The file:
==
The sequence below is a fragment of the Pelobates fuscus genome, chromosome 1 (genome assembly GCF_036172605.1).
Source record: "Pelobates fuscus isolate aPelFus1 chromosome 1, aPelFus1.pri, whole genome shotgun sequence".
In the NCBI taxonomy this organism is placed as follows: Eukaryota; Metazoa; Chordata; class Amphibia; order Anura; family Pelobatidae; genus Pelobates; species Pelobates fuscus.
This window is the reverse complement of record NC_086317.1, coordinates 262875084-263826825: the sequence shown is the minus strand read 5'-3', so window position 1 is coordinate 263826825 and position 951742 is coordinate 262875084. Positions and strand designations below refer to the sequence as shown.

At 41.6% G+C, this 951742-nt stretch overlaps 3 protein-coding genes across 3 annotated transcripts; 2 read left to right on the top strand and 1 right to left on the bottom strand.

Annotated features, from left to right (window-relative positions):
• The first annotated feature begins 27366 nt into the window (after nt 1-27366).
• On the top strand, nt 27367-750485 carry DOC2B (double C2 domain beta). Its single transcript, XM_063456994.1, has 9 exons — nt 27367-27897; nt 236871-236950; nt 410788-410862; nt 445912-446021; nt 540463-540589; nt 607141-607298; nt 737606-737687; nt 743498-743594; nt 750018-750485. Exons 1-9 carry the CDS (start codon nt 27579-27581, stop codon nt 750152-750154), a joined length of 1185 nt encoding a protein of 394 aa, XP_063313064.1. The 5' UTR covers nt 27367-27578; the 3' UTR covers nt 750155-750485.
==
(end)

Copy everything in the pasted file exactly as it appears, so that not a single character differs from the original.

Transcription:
The sequence below is a fragment of the Pelobates fuscus genome, chromosome 1 (genome assembly GCF_036172605.1).
Source record: "Pelobates fuscus isolate aPelFus1 chromosome 1, aPelFus1.pri, whole genome shotgun sequence".
In the NCBI taxonomy this organism is placed as follows: Eukaryota; Metazoa; Chordata; class Amphibia; order Anura; family Pelobatidae; genus Pelobates; species Pelobates fuscus.
This window is the reverse complement of record NC_086317.1, coordinates 262875084-263826825: the sequence shown is the minus strand read 5'-3', so window position 1 is coordinate 263826825 and position 951742 is coordinate 262875084. Positions and strand designations below refer to the sequence as shown.

At 41.6% G+C, this 951742-nt stretch overlaps 3 protein-coding genes across 3 annotated transcripts; 2 read left to right on the top strand and 1 right to left on the bottom strand.

Annotated features, from left to right (window-relative positions):
• The first annotated feature begins 27366 nt into the window (after nt 1-27366).
• On the top strand, nt 27367-750485 carry DOC2B (double C2 domain beta). Its single transcript, XM_063456994.1, has 9 exons — nt 27367-27897; nt 236871-236950; nt 410788-410862; nt 445912-446021; nt 540463-540589; nt 607141-607298; nt 737606-737687; nt 743498-743594; nt 750018-750485. Exons 1-9 carry the CDS (start codon nt 27579-27581, stop codon nt 750152-750154), a joined length of 1185 nt encoding a protein of 394 aa, XP_063313064.1. The 5' UTR covers nt 27367-27578; the 3' UTR covers nt 750155-750485.